Review - Wing Jones by Katherine Webber


My lioness is gently pressing her head against mine. Purring as she does. I can feel her hot breath on my cheek.
And I can sense something else behind me. Slowly, so slowly, I turn until I'm looking at my dragon. Her eyes are glowing amber almonds, slit pupils green lightning snaking through fire. My lioness's eyes are round and yellow as the sun, with warm brown pupils. She blinks at me, and I swear her mouth turns up in a smile.
I sit up and the lioness repositions herself, so she is lying under my arm, supporting me, keeping me up. Her purr rumbles through her, warming me. I tentatively rest my palm on her back, feeling her fur, simultaneously coarse and soft under my fingers.
The dragon is starting at me, and I stare back. She isn't smiling.
'I haven't seen you in a long time,' I say. Because I haven't, not even a shadow or a glimpse since my daddy died.

(Wing Jones by Katherine Webber. PP76 - 77.)

Wing Jones has always been the ‘kid sister’ – not particularly good at anything, not particularly good at making her own friends. That is OK, because Wing cannot imagine anybody more perfect than her brother Marcus. Effortlessly popular, Marcus has college scouts watching him for a sports scholarship, and looks forward to a bright future as a professional footballer. Wing might be bothered by Heather Parker’s bullying, much of which is of a racial nature, but at the start of the novel, Wing feels able to hide in Marcus’s shadow.

Then Marcus is involved in a drink driving incident. Two people are killed, and Marcus was behind the wheel. With Marcus in a coma, Wing not only has to face the bullies alone, for the first time in her life she is confronted with the idea that her brother may not be perfect. As a single parent family in Atlanta, the medical cover Wing’s mother receives with her job in a restaurant does not cover most of Marcus’s treatment. Wing’s mother and two Grannies fight to save their child, to save their house, but it is like running on a treadmill that gets increasingly faster.

One night, Wing puts on a pair of shoes and runs. As much as we want to know whether Marcus will recover, and what will happen to the family even if he does, the story is also about the purpose of running to Wing in the circumstances – is she running away from her problems or towards something better? How does the emotional baggage affect her ability to run? Without Marcus to hide behind, Wing learns some facts about herself for the first time.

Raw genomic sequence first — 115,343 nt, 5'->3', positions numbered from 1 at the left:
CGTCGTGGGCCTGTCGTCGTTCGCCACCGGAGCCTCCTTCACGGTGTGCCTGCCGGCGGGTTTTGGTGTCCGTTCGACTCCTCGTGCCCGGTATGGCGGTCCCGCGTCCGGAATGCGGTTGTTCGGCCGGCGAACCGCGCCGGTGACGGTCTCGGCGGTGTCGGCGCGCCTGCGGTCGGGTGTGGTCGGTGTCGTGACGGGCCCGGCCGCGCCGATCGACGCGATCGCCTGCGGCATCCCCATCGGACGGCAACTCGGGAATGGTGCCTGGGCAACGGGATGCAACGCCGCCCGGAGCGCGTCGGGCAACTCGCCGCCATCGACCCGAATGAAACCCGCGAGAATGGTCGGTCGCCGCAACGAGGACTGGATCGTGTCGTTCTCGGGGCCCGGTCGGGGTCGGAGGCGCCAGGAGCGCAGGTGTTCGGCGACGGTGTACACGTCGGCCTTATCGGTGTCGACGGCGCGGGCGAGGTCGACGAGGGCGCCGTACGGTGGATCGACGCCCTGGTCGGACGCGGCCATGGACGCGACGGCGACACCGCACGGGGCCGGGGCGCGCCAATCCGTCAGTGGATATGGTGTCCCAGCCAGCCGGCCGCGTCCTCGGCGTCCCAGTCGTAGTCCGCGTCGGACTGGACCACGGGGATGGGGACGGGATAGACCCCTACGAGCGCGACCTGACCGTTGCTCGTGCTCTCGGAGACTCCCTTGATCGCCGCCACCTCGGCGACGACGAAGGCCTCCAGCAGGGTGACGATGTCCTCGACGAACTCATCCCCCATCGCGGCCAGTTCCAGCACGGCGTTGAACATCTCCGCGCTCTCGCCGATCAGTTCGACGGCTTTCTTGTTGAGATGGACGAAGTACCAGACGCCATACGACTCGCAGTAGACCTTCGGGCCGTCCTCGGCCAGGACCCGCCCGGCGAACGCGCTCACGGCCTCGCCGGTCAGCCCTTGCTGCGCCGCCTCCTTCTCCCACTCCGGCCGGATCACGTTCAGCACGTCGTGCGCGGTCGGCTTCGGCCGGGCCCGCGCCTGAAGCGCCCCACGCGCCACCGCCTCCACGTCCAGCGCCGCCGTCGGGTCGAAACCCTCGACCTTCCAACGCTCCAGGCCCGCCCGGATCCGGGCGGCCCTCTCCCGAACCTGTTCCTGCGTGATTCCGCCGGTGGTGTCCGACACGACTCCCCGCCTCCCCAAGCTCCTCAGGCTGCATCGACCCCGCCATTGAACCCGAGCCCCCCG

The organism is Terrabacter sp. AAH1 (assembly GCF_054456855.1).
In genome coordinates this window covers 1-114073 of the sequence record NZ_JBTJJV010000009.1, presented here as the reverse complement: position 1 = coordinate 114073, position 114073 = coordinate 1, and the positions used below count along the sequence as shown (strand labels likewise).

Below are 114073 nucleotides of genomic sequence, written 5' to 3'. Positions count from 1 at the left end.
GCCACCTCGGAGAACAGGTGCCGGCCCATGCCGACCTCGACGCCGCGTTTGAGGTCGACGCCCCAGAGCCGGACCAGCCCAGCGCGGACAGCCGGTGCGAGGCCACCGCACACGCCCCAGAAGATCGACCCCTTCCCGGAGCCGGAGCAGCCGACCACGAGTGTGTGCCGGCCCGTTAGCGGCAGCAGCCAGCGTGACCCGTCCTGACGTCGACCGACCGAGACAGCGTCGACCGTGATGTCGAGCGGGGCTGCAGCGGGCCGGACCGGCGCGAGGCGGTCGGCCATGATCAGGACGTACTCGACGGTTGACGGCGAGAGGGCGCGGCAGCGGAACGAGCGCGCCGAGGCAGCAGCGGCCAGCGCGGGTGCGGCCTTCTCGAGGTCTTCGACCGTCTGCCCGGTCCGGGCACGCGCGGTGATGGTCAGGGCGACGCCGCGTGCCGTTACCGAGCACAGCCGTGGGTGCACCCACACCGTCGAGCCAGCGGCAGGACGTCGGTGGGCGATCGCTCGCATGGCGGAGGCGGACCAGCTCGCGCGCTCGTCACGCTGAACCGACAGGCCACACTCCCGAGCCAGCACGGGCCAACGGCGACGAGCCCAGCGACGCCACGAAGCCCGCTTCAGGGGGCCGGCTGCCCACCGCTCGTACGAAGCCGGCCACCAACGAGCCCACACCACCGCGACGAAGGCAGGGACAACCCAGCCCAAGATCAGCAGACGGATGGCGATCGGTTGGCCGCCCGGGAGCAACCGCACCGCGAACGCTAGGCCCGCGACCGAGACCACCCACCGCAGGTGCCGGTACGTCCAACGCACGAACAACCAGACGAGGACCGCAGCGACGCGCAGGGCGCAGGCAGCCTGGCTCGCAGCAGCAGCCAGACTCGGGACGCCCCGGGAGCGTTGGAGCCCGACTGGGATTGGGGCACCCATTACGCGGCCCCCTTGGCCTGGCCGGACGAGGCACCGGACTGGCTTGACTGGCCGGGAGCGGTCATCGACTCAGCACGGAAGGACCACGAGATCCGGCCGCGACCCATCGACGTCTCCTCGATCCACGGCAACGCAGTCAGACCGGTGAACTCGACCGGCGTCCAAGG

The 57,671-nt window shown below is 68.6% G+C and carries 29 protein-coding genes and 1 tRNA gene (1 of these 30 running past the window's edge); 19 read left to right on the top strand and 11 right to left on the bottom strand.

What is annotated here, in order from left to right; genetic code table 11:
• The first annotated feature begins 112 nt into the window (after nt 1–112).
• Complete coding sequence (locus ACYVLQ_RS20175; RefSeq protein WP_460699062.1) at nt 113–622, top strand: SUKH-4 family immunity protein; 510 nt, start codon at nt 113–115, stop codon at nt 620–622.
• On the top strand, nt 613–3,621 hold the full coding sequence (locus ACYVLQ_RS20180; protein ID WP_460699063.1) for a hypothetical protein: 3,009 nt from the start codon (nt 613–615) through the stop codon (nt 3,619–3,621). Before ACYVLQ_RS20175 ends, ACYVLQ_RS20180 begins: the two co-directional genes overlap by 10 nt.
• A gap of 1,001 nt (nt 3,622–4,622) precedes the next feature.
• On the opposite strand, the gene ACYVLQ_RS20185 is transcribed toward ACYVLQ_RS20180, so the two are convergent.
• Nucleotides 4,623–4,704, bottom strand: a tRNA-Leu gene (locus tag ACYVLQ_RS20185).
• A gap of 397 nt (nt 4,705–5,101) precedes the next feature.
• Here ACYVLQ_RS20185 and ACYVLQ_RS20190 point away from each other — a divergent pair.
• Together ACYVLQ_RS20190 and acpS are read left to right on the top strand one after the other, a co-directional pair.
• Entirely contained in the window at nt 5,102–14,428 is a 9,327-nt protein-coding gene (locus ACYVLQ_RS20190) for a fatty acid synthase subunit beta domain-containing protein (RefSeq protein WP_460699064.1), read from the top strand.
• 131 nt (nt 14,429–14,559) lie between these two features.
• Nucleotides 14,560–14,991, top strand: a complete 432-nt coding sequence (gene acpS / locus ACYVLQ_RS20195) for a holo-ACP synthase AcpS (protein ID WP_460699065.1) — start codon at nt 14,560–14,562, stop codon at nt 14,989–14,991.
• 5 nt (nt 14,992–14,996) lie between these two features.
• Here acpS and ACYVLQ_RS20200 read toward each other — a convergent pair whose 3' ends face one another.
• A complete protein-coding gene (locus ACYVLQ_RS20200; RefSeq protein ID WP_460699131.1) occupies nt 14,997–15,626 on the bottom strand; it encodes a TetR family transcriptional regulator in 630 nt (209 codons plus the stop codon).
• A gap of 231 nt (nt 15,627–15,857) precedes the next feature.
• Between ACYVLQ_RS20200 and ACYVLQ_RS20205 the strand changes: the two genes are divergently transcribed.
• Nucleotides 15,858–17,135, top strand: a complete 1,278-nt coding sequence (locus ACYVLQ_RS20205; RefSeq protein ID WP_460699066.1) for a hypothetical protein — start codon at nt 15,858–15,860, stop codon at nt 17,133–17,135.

I loved Wing’s voice. It was reflective, and mature for her age, but not in an unrealistic way. It really gave the sense of a young girl trying to figure out the world for herself. Wing and her brother have both been encouraged by their mother and grandmothers to aspire to college education – something which might not be taken for granted in their economic circumstances.

Like everybody I have spoken to about the novel, I loved Granny Dee and Granny Lao-Lao. Always at odds with one-another, they held the family together through previous tragedy, and they hold the family together now. At times in her life when Wing encounters adversity, she sees a lion and a dragon. I thought this was beautiful – it was as though her grandmothers’ protection extended to times when they were not present. Perhaps metaphoric of the things Wing has learnt from her Grandmothers, the things which keep her safe, it also read like magical-realism.

Much has been made of the fact Wing is mixed-race – of Ghanaian origin on her father’s side and Chinese origin on her mother’s. The book is set in the mid-90s, but racism is still deep-set in the American South. Dee and Lao-Lao represent the two halves of Wing’s heritage, and their presence helps Wing to feel secure with herself despite the racism she encounters. The novel did not sugar coat Wing’s life. As well as racism, she is constantly aware of the possibility of gun violence. It did not make those aspects the main story – the main story is based around Wing’s development and aspirations, which reminds us that people in every circumstance have a voice.

Although there are some difficult subjects, Wing’s dreams and the love between the characters allow us to read about gritty issues without this being a gritty read.  

Walker Books 
Page Count: 378

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